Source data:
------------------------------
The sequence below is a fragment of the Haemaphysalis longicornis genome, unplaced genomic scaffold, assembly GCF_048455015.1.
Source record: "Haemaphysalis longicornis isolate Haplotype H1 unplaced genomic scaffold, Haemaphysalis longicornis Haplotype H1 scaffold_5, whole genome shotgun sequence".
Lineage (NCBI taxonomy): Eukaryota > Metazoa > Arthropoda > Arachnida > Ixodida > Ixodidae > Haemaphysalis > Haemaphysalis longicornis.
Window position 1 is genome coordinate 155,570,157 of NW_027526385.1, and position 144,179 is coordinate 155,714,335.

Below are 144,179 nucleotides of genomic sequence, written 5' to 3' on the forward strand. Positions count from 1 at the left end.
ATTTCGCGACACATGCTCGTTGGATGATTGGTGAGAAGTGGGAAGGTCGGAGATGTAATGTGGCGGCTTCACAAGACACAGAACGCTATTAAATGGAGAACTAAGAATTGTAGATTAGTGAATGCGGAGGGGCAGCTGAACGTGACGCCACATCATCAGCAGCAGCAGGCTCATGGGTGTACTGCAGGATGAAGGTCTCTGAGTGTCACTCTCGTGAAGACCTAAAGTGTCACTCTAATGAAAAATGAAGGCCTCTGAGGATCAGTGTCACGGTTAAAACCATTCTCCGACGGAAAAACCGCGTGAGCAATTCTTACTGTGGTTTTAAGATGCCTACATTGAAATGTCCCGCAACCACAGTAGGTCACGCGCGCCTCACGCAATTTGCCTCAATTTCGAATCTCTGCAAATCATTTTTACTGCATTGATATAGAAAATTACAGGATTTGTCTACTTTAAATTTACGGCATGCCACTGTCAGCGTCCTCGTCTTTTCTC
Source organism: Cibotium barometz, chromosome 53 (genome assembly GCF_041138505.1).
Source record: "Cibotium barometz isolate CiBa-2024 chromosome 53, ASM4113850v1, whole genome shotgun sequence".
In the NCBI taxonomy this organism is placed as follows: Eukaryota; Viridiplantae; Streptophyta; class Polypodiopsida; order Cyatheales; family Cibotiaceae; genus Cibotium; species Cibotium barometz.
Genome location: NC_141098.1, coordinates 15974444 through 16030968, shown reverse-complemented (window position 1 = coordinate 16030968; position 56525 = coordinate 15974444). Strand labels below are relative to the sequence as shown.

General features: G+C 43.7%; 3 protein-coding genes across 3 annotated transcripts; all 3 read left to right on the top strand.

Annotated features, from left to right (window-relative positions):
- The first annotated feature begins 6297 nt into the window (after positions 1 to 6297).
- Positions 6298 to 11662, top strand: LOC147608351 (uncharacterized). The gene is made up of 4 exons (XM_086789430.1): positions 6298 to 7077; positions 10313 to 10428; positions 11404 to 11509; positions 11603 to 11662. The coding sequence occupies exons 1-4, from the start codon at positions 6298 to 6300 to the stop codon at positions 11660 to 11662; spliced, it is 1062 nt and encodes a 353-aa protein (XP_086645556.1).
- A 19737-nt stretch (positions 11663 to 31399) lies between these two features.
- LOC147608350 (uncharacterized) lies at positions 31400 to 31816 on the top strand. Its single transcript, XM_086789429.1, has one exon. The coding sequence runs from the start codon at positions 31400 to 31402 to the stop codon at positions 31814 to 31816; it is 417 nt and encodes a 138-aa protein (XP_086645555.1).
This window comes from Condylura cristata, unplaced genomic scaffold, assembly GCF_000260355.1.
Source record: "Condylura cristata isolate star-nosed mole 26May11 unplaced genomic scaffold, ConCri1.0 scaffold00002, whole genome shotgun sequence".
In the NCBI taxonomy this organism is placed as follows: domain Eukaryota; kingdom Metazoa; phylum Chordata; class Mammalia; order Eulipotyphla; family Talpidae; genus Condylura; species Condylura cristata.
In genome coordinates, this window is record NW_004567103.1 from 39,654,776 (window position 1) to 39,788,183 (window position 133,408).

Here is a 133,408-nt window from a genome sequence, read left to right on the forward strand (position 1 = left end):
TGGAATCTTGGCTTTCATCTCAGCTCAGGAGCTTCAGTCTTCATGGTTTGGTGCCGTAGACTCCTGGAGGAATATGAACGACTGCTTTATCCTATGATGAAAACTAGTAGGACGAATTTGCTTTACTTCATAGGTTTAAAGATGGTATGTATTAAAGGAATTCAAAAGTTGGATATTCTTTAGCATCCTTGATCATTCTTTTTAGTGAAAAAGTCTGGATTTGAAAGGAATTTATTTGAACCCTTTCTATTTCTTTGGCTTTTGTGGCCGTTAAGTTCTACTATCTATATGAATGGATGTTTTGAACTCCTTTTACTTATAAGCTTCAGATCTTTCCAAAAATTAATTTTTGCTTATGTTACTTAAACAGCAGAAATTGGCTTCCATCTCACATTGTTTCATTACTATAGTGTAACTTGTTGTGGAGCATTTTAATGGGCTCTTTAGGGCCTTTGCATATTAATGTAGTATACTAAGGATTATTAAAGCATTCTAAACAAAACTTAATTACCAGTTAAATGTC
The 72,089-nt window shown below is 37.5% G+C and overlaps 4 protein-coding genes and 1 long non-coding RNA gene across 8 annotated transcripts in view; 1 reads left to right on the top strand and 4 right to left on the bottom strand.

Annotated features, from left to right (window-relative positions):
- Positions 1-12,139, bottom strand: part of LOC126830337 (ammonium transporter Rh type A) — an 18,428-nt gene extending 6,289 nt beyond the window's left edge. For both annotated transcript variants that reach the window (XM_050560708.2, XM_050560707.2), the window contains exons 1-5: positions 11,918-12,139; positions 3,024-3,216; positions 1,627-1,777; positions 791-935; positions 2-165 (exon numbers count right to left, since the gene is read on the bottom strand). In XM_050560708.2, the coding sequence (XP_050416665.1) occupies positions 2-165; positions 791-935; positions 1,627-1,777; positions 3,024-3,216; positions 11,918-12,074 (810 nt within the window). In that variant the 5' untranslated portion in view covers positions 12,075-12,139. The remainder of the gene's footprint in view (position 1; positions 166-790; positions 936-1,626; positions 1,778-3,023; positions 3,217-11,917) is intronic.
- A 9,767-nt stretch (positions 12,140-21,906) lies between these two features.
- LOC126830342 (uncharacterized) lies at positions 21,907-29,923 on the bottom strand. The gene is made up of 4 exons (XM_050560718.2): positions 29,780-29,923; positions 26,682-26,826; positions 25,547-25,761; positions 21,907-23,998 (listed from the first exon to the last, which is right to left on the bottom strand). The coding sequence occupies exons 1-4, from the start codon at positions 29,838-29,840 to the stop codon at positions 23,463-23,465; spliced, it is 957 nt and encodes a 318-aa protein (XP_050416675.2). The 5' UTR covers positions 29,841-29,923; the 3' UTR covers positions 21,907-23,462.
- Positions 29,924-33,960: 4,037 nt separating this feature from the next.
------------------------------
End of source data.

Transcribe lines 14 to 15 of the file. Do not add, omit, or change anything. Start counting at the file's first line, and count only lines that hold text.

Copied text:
- Positions 6298 to 11662, top strand: LOC147608351 (uncharacterized). The gene is made up of 4 exons (XM_086789430.1): positions 6298 to 7077; positions 10313 to 10428; positions 11404 to 11509; positions 11603 to 11662. The coding sequence occupies exons 1-4, from the start codon at positions 6298 to 6300 to the stop codon at positions 11660 to 11662; spliced, it is 1062 nt and encodes a 353-aa protein (XP_086645556.1).
- A 19737-nt stretch (positions 11663 to 31399) lies between these two features.